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Using Little-JIL to Coordinate Agents in Software Engineering

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Using Little-JIL to Coordinate Agents in Software Engineering
Little-JIL, a new language for programming the coordination of agents is an executable, high-level process programming language with a formal (yet graphical) syntax and rigorously defined operational semantics. Little-JIL is based on two main hypotheses. The first is that the specification of coordination control structures is separable from other process programming language issues. Little-JIL provides a rich set of control structures while relying on separate systems for support in areas such as resource, artifact, and agenda management. The second is that processes can be executed by agents who know how to perform their tasks but can benefit from coordination support. Accordingly, each step in Little-JIL is assigned to an execution agent (human or automated); agents are responsible for initiating steps and performing the work associated with them. This approach has so far proven effective in allowing us to clearly and concisely express the agent coordination aspects of a wide v...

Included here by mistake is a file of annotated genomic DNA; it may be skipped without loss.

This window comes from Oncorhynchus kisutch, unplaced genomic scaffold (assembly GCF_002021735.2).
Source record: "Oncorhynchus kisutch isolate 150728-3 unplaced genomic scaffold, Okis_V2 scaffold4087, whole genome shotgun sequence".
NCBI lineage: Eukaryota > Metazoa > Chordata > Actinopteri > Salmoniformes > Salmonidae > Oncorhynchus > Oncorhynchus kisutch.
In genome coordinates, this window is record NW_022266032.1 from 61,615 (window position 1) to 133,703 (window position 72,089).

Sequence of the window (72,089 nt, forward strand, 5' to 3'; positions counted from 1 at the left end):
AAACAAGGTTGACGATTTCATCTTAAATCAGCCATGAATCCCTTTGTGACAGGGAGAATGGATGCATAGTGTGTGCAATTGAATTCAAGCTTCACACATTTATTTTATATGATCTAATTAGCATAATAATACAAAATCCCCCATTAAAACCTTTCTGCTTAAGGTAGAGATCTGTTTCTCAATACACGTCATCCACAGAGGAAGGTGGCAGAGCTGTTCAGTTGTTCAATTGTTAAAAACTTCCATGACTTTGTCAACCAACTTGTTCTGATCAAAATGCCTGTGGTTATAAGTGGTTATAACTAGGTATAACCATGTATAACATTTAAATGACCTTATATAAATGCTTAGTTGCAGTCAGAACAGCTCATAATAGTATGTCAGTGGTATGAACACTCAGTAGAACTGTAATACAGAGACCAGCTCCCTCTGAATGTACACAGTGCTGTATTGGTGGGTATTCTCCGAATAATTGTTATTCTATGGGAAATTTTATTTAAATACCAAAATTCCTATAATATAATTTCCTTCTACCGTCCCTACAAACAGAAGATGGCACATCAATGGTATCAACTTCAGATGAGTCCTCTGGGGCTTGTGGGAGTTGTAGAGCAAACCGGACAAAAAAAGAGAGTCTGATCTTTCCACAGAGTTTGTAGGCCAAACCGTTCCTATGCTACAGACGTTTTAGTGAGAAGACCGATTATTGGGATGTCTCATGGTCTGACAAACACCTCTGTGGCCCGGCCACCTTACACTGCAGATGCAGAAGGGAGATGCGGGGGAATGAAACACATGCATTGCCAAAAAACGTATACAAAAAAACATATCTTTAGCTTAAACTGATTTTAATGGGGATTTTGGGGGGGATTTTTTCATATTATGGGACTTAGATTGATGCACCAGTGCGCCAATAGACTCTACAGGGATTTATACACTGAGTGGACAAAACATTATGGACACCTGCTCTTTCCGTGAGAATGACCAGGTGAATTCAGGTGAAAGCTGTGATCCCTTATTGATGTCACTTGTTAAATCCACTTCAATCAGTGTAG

Alexander E. Wise, Aaron G. Cass, Barbara Staudt L
Added 31 Jul 2010
Updated 31 Jul 2010
Type Conference
Year 2000
Where KBSE
Authors Alexander E. Wise, Aaron G. Cass, Barbara Staudt Lerner, Eric K. McCall, Leon J. Osterweil, Stanley M. Sutton Jr.
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